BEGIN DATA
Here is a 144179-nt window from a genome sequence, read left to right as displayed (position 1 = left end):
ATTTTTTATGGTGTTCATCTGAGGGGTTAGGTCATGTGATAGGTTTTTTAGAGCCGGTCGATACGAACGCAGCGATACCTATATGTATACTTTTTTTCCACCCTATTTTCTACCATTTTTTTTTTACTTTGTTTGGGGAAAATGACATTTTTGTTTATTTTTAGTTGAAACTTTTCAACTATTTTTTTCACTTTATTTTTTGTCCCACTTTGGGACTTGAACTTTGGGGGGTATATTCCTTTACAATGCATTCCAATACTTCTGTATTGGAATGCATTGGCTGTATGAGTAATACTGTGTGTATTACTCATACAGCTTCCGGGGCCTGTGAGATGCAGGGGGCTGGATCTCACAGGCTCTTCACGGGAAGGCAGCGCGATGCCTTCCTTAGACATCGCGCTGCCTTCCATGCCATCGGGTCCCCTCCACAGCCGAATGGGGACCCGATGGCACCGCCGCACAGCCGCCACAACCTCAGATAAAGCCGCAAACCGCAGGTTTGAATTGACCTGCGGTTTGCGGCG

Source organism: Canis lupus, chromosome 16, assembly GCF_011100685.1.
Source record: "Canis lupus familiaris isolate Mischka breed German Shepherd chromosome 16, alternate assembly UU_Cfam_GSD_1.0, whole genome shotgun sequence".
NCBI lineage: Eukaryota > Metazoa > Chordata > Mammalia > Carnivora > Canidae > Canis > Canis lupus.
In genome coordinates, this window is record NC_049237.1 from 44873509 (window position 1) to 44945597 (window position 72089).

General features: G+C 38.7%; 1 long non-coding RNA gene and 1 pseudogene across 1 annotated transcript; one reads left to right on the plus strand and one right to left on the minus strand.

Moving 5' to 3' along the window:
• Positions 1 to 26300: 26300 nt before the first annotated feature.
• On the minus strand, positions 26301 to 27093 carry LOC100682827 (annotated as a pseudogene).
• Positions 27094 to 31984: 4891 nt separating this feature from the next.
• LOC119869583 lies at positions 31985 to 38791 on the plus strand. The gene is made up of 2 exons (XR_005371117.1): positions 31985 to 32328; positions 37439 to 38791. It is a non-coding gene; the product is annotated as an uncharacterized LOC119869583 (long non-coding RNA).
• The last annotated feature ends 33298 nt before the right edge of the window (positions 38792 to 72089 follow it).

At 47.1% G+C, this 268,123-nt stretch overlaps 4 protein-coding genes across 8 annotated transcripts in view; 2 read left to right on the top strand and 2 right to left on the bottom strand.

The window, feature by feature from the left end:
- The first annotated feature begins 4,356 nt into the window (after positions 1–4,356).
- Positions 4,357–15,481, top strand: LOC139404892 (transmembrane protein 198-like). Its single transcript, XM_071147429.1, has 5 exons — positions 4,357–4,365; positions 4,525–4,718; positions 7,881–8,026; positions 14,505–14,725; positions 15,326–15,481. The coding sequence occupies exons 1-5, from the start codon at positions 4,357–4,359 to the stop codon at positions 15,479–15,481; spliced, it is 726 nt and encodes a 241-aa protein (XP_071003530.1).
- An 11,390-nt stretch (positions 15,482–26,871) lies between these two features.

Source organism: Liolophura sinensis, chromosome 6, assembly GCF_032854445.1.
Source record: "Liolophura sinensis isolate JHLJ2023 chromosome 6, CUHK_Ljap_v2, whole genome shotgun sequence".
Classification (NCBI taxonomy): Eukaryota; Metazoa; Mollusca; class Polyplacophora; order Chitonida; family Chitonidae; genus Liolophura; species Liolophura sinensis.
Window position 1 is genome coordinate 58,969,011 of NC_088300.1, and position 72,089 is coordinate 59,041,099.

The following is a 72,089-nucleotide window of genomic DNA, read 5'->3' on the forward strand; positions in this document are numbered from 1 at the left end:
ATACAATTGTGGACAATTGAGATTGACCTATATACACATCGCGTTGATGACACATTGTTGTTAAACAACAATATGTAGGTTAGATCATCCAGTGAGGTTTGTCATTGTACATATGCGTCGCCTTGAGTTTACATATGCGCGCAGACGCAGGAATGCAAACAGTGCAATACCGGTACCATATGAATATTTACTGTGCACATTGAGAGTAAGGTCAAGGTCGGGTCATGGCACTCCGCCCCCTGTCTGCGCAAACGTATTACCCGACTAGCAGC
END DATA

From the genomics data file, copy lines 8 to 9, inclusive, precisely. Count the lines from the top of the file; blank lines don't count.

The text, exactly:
Moving 5' to 3' along the window:
• Positions 1 to 26300: 26300 nt before the first annotated feature.